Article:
In recent years, digitally released videogames have grown to become an increasingly large and important part of the gaming landscape, and while this has certainly opened the floodgates and unleashed a sea of low-quality, lowest-common-denominator garbage and grotesque displays of greed, obviously this isn’t always the case – there have been countless excellent digital games released, and this certainly seems set to continue for the foreseeable future.
This feature is the first in an ongoing series I’ll be calling “Digressions In Digital”, with each feature under this banner focusing on a particular digitally released videogame which I find interesting. These games may not be perfect or even rank amongst my favourite digital games, but they are titles I consider to be worth writing about.
Being a big fan of the horror genre, the first digital game I’ve decided to look at is Outlast, the first-person horror title developed and published by Red Barrels, who released the game on PC in 2013 and then PlayStation 4 and Xbox One in 2014. I’ll also be briefly discussing the Whistleblower expansion which was released after the main game.
Outlast opens with an amusing nod to classic survival horror games in the form of the following message: “Outlast contains intense violence, gore, graphic sexual content and strong language. Please enjoy.” Will do. The game casts you as ambitious investigative journalist Miles Upshur, whose current investigation into the shady and ruthless Murkoff Corporation leads him onto the grounds of Mount Massive Asylum, an isolated psychiatric hospital owned by the company. Miles is determined to expose Murkoff and so you enter the asylum and soon learn that the company has been carrying out nightmarish experiments there – needless to say, something has recently gone horribly wrong and now the asylum has been overrun by the patients, many of whom are homicidal maniacs.
One of the main reasons why Outlast gained the attention it did during its pre-release build-up and afterwards is because of its central gameplay mechanic which also gives the game a recognisable visual identity: the night-vision-enabled digital camcorder Miles takes with him into Mount Massive Asylum. The camera’s night-vision capability is essential in navigating the darker parts of the asylum, the visual mode giving everything a grainy, green glow and causing characters’ eyes to glow in the dark – a cool, eerie touch. The night-vision along with the fact that you spend time viewing events through your camcorder clearly indicates that Outlast was inspired by the “found footage” subgenre of horror movies, a subgenre which, although oversaturated in recent years, can still be very effective when done well.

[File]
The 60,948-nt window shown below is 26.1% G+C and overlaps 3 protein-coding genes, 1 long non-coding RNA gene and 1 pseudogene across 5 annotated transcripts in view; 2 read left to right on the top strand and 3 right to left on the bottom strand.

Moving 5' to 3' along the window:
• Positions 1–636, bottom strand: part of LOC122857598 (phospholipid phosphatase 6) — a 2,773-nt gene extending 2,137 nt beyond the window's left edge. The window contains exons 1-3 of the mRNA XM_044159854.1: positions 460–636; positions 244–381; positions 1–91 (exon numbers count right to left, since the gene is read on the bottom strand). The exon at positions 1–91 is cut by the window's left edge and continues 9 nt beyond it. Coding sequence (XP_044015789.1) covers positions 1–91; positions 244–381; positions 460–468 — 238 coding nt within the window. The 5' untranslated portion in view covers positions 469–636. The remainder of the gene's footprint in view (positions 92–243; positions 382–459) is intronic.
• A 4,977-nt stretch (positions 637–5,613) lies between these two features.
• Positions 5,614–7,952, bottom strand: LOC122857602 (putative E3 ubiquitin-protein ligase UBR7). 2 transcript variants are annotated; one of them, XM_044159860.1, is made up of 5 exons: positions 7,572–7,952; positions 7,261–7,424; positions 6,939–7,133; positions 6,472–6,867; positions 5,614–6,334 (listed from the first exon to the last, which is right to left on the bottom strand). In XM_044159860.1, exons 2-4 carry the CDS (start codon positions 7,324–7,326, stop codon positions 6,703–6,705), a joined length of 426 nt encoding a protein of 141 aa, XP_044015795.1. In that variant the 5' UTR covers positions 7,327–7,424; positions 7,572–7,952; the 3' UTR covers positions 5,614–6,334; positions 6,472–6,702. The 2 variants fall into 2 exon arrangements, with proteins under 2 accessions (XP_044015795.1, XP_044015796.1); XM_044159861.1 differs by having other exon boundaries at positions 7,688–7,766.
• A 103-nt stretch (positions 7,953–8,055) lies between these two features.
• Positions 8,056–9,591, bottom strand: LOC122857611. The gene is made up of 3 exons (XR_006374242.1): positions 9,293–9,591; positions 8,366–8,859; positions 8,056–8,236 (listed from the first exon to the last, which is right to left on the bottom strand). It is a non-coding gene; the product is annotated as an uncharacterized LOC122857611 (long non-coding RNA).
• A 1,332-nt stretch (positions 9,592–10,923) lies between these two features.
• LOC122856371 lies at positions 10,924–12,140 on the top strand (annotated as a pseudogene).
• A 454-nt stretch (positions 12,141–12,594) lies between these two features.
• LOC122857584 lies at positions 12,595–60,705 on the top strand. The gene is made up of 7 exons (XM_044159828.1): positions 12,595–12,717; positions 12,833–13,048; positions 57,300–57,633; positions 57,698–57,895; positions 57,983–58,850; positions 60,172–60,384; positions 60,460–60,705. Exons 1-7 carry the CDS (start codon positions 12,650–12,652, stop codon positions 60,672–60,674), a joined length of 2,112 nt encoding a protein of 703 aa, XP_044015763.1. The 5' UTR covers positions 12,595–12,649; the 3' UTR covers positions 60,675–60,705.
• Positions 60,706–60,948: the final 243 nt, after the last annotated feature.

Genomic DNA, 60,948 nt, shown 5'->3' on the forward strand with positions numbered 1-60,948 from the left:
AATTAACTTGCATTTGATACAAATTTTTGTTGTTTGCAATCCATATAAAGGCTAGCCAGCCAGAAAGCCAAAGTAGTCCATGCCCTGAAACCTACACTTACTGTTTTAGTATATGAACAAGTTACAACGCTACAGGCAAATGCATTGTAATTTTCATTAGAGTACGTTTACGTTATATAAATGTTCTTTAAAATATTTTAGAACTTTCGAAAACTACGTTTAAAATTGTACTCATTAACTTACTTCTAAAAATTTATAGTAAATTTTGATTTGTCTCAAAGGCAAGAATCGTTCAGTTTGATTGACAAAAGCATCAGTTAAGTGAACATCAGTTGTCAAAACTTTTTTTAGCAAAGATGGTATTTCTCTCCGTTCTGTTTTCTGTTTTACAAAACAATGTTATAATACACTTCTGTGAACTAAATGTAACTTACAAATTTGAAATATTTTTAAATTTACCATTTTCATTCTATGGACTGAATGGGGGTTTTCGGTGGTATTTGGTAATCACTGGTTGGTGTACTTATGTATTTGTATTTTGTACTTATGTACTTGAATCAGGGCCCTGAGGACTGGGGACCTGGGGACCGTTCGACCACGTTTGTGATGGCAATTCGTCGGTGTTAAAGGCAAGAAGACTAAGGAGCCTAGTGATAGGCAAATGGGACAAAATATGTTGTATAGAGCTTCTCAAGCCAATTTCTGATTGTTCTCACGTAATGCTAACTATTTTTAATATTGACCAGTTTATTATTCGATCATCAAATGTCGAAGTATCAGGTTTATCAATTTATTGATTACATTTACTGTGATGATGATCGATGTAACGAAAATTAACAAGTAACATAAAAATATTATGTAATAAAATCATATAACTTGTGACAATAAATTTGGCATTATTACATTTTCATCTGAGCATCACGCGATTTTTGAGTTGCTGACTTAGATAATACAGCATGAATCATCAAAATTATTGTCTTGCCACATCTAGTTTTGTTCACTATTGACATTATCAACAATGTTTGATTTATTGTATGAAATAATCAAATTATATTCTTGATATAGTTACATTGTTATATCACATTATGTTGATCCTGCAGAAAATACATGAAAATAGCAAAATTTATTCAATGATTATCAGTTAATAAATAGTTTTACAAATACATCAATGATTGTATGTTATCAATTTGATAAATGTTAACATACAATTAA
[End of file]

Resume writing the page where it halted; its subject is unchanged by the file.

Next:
The camera can be raised or lowered with the press of a button and it has a zoom function. More importantly, though, is the fact that the night-vision mode consumes battery life when enabled, encouraging you to collect the batteries scattered around the game’s environments. You can carry a maximum of ten batteries and although there were a couple of times during the game when I was down to one or two batteries, thus increasing the tension, on the whole I usually had enough that running out wasn’t a concern.
Finally, the camera helps in fleshing out the plot and Miles’ personality due to the fact that if you film certain events and locations rather than looking at them directly, Miles will write a related note in his notebook. This doesn’t add a great deal but it’s a nice touch. “Dear Diary: Third hour in the asylum. Place is filled with insane murders. Have soiled myself multiple times. I bet Julian Assange never had this much trouble.”
Alongside the camera, another key element of Outlast’s gameplay is the fact that Miles has absolutely no combat options – while roaming the halls, rooms and tunnels of Mount Massive Asylum, it apparently never occurs to Miles that it might be a good idea to arm himself, even if only with a shard of glass, a pointed stick or a sheet of paper (your enemies may be insane but come on, everyone hates paper-cuts).